by Jenni Frazer
There are days when Israel does something so profoundly stupid that the only sensible response is to groan and cover one’s eyes. Facepalm, is the useful term.
And facepalm was the instinctive reaction when the Foreign Ministry proudly unveiled – and fairly swiftly re-veiled – an animated cartoon film that mocked the way in which foreign journalists covered last summer’s Gaza violence.
The claim, made a couple of weeks ago, just before the release of the UN report on the Gaza conflict, was that international correspondents were naive and clueless about the way in which they reported events, swallowing the Hamas narrative wholesale.
Now this may well be true, but a sophisticated government surely has no need to indulge in this kind of really childish behaviour. A hapless Foreign Ministry spokesman said that the film was meant to be “amusing”.
Anyone with half a brain cell – which appears to be profoundly missing in those who advise the Foreign Ministry these days – although the fact that there still is no Foreign Minister doesn’t exactly help – could have predicted that foreign journalists would not take kindly to such a cartoon. And indeed Israel’s extremely active Foreign Press Association, of which I was once a proud member, thoroughly deplored the film.
The FPA issued a statement saying: “At a time when Israel has serious issues to deal with in Iran and Syria, it is disconcerting that the Ministry would spend its time producing a 50-second video that attempts to ridicule journalists reporting on a conflict in which 2,100 Palestinians and 72 Israelis were killed.
“Israel’s diplomatic corps wants to be taken seriously in the world. Posting misleading and poorly conceived videos on YouTube is inappropriate, unhelpful and undermines the ministry, which says it respects the foreign press and its freedom to work in Gaza.”
I’m with the FPA on this one. The film was dumb, ill-thought through, and somewhere, deep in the grey meeting halls of the Prime Minister’s Office, someone got the message and withdrew it. So far, so facepalm. But this week, someone in those same grey halls and corridors got it right.
Israel’s navy, with great precision and accuracy – and, most importantly, with no violence – stopped the Swedish ship, the Marianne, which was leading yet another Gaza flotilla with the claim that it was trying to break Israel’s blockade of the Hamas-run Strip.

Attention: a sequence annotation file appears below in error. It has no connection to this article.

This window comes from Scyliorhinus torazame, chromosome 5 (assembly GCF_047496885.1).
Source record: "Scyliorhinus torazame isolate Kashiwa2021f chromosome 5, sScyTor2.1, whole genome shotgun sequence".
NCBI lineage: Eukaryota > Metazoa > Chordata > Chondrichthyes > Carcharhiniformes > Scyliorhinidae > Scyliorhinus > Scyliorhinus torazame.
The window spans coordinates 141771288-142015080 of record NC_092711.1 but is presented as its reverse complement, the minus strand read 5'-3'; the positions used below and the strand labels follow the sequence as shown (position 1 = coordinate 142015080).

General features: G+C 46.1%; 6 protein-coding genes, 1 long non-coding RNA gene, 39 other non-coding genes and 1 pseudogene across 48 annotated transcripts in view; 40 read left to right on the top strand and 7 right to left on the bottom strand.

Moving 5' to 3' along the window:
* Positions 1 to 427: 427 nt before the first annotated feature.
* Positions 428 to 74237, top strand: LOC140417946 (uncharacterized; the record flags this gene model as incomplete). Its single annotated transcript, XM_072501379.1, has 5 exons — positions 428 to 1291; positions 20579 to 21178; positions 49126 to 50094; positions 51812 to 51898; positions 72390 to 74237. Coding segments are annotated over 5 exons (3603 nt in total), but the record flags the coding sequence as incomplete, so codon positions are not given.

This time, Israel was entitled to be mildly cynical in its response to the Marianne. Sailors presented the ship’s crew after it had been escorted to Ashdod port with a letter. “Welcome to Israel!” it said. “It looks as if you lost your way… “Perhaps you intended to sail to a place not far from here; Syria, where [President Bashar] Assad’s regime is every day massacring his people, supported by Iran’s murderous regime.”
Even more ironic is the fact that one of the Marianne’s passengers was the former Tunisian president, Moncef Marzouki. Just as one of Marzouki’s countrymen, Seifeddine Rezgui, was murdering tourists, most of them, sadly, British, (and, by extension, systematically destroying Tunisia’s desperately-needed tourist industry), the politician seemed to think the smart thing to do was to sail off Israel’s coastline making a flaccid, at best, point about Gaza.
It’s not even as though the cargo on the Marianne was necessary to help Gaza; Israel, as has been pointed out elsewhere, routinely supplies more aid to the Gaza Strip than is possible in these attention-seeking flotillas.
If the aim of the flotilla is – as I believe – to accept the Hamas narrative and its version of events, in a week when foul murders are being committed in Sousse, Kuwait, and France, never mind Syria and Iraq, in the name of the hate-filled ideology that Hamas represents, then Israel is indeed entitled to be appalled at international naivety and hypocrisy.
And the one-time Tunisian president might do well to ponder these ironies and get off the Marianne, and go back to Tunis to try to do something about extremism and radicalisation.
Oh, and a bit of facepalm on Mr Marzouki’s part wouldn’t go amiss, either.